Ban on polythene bags yet to take effect as officials trade blame game

Mildred Tuhaise

Next Media, using its NBS TV platform, The National Environment Management Authority and Vivo Energy Uganda last week launched a campaign aimed at sensitising Ugandans about the dangers of using polythene bags dubbed: Tuve Ku Kaveera (Lets stop using polythene bags). Starting today, the Nile Post shall run a series of articles highlighting the dangers of polythene bags to our lives, community and livelihood. 

Uganda continues to grapple with the adverse effects of plastic carrier bags even with existence of an Act in regard to their ban. 

Uganda passed the finance bill which later was signed into an act in 2009.

Regulations to address implementation followed in 2010. However, almost a decade down the road, the ban has failed to take full force.

The minister of Trade and Industry, Amelia Kyambadde told us that after listening to all stakeholders, government decided to extend the ban to March 2019.

Kyambadde said the deadline will be adhered to and the ban shall take effect from March 2019 even if it means closing down industries.

However Frank Muramuzi, the executive director National Association of Professional Environmentalists (NAPE) said even with these tough words, it is likely that the ban will not be adhered to.

Officials at the National Environment Management Authority (NEMA) said they will go with what government has decided.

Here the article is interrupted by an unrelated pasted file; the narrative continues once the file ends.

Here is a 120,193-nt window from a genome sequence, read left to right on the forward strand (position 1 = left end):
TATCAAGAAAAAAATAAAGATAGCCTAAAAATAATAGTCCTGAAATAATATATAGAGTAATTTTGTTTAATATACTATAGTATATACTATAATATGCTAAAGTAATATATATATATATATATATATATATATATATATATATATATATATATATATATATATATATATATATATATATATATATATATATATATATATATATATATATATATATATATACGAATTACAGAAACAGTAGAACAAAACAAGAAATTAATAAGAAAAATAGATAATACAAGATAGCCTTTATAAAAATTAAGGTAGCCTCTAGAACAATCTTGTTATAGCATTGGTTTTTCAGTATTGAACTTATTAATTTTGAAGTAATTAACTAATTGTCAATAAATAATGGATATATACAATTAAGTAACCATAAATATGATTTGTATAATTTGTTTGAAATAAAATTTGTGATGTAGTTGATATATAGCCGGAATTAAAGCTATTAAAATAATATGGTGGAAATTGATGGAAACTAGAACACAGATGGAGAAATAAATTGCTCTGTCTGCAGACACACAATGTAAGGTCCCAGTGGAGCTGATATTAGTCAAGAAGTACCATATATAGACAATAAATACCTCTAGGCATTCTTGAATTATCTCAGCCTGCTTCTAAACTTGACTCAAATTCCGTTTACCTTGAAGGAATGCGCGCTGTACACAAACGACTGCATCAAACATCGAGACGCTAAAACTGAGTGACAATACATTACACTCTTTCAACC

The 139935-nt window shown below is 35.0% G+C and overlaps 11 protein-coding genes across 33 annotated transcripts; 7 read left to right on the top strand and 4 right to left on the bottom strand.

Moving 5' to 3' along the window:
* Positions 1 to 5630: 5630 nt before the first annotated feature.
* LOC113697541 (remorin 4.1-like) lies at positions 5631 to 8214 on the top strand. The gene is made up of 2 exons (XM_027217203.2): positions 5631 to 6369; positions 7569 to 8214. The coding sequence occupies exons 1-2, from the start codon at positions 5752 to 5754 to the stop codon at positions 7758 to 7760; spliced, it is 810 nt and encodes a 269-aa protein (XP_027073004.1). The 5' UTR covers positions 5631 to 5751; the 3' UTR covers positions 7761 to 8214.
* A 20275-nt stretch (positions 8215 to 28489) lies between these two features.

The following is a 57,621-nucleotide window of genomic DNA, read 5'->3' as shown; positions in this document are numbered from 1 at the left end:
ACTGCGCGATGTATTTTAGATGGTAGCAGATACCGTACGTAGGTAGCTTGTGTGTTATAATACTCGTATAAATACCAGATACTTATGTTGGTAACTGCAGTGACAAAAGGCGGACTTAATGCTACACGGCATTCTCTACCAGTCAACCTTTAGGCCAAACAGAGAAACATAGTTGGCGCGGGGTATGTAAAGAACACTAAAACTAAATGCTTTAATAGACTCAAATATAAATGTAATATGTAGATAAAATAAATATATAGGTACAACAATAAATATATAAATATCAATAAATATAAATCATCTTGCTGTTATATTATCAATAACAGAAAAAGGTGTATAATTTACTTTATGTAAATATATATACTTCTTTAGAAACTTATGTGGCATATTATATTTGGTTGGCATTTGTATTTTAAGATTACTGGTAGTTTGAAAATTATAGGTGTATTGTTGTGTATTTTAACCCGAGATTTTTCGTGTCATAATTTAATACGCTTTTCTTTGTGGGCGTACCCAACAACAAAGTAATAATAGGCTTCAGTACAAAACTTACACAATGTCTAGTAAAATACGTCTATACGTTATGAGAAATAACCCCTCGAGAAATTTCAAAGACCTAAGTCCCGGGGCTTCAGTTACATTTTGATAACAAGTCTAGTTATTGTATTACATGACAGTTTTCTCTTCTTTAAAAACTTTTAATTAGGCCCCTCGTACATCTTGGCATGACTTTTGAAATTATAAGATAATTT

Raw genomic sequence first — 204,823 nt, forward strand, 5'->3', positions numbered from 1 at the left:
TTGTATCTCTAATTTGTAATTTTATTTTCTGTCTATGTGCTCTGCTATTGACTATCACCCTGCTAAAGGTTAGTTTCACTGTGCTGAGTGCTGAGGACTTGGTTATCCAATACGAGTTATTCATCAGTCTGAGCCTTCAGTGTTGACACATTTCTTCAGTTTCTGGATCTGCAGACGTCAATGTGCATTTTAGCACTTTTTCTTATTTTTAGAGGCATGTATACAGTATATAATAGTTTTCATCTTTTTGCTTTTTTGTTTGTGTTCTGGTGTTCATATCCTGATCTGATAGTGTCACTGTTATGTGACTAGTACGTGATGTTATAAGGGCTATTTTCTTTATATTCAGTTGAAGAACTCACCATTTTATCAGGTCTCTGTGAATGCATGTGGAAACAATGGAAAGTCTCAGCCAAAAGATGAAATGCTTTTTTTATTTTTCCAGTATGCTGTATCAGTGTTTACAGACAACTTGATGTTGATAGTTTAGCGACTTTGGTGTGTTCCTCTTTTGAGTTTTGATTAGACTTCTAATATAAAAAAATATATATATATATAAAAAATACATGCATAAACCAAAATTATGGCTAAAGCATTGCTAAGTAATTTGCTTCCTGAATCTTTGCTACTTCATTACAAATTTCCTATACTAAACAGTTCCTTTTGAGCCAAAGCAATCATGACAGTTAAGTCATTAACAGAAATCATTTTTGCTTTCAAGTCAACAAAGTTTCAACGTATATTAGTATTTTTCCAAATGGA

Polythene bags are harmful to human health and environment

“This (banning polythene bags) was a policy adopted at the East African Community ministers’ meeting and for it to take full force, Uganda needs to first ratify it. We are only bound by our relationship to the community in this regard,”, said Sarah Naigaga, the senior legal advisor at NEMA.

Naigaga said the authority had done its best and still on the move but points out stake holder engagement including the ministry of trade that is not being as much supportive as they ought to be.

Besides the blame game, various challenges have been met along the road of implementation of the ban.

Kyambadde said the ban has to be done gradually due to the high rate of unemployment.

Secondly, intense lobbying from the business community has made it difficult for the ban to take effect.

Manufacturers of polythene bags have pointed out that their activities bring revenue for government and create employment for the youths.

But Muramuzi said the adverse impact of Kaveera is unbearable.

Dangers of plastics carrier bags /kaveera

A person uses a plastic carrier bag on average for only 12 minutes.

On average we only recycle one plastic bag in every 200 we use.

Each year, an estimated 500 billion to 1 trillion plastic bags are consumed worldwide. That comes out to over one million per minute.

Bringing it even closer, in a recent study done by Kampala Capital City Authority (KCCA), 50% of people in Kisenyi (a Kampala slum) use Kaveera and indiscriminately throw it into the environment.

Of the Shs 7 billion spent annually on collection of solid waste collection, 5% is spent on collecting polythene bags.

Many though have tried to rid the environment of plastics through burning. Though the waste is reduced in terms of volume, it is dangerous.

Plastic waste is known to contain carbon and hydrogen, compounds which when mixed with chloride often found in food waste and are set on fire, the mixture releases gas that is harmful to humans.

“When plastic waste and food waste are burnt, they produce dioxin and furan, elements  which even in small quantities, can cause death,” said Emil Budianto,  an Indonesian researcher.





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